The carpet in the old Saccucci Honda dealership on West Main Road in Middletown gave the space a lived-in ambiance that dated back to the days when it was OK to smoke in the showroom. Today’s brand-conscious international car manufacturers, however, have little use for hominess or mid-20th century nostalgia.
So when the Saccucci family sold the Lincoln Mercury portion of the dealership in 2008 and became solely affiliated with Honda, they knew it wouldn’t be long before they had to change the dealership’s look. “They want the brand to be represented in a uniform way,” co-owner Carol Saccucci said about Honda. “We had not done anything since 1968, and you are strongly encouraged to upgrade. We got the point.”
So Saccucci Honda embarked on a $3 million renovation project to transform its traditional family dealership into the latest version of Honda’s standardized showroom designs, Generation 3.
It’s the kind of transformation that’s happening on auto-miles across Rhode Island and the country as manufacturers exert increasing leverage on dealership owners to upgrade their facilities while adopting a standardized and branded design.
For some, trading in a sometimes-cramped and threadbare, old building for the cutting edge in retail and service department design can’t come soon enough. Others are less than thrilled to spend millions of dollars replacing their trusted home with one that will be replicated on commercial strips from coast to coast.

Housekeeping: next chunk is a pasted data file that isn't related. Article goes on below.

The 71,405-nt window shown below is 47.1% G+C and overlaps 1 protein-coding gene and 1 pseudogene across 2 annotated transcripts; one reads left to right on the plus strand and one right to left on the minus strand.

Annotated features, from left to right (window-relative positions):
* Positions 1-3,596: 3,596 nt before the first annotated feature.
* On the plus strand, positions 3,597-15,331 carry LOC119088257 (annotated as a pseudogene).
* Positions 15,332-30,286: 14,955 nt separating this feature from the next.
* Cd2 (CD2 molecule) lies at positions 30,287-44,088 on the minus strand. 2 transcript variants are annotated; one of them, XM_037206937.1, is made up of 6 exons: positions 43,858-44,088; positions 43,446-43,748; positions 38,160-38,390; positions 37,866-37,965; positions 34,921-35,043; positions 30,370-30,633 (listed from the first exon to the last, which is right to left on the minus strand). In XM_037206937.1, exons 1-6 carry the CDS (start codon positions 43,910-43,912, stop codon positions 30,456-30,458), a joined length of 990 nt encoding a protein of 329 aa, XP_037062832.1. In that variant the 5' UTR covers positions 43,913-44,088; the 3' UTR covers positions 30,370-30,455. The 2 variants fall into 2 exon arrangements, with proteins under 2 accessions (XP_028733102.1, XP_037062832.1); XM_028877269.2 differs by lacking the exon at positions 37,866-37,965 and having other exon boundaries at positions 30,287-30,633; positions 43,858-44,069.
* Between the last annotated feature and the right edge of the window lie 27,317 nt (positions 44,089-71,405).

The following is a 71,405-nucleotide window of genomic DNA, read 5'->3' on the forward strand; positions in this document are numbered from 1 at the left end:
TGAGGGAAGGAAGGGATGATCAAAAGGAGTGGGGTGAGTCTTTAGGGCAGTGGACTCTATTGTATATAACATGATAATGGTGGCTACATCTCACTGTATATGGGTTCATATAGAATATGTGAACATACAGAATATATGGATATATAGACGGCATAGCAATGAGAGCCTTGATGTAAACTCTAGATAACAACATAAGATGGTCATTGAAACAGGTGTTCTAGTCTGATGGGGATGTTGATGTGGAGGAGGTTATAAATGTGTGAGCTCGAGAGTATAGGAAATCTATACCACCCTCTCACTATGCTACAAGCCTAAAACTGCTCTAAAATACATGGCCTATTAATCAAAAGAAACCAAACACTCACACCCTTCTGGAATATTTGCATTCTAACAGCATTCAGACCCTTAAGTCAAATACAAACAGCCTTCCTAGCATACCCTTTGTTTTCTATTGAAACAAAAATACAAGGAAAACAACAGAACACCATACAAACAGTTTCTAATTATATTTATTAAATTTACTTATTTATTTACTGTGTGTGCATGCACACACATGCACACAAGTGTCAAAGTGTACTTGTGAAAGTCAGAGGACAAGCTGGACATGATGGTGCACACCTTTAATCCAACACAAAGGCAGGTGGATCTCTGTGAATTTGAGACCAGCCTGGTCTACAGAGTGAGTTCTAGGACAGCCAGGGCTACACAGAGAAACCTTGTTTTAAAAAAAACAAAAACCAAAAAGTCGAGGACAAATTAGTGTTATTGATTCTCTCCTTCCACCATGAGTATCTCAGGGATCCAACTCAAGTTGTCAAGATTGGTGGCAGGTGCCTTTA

“A lot depends on their circumstances,” said Jack Perkins, executive vice president of the Rhode Island Automobile Dealers Association, about the push to renovate. “Dealers are independent businesspeople. They have an agreement with the manufacturer to sell their products, and the manufacturers have requirements. One of them is to have an adequate facility. Of course, there are a lot of ways to define ‘adequate’ facility.”
How dealers feel about being prodded to build a new dealership, which usually includes a new service center and offices as well as a showroom, often depends on factors such as their current cash position and when the last time was they put money into the building, as well as their design sense.
“If someone has a facility that is older and out of date, then there is probably some recognition that [they] need to do something,” Perkins said. “But if someone has a newer facility, then they may be reluctant to do a complete renovation when one was just done.”
PBN's annual Book of Lists has been an essential resource for the local business community for almost 30 years. The Book of Lists features a wealth of company rankings from a variety of fields and industries, including banking, health care, real estate, law, hospitality, education, not-for-profits, technology and many more.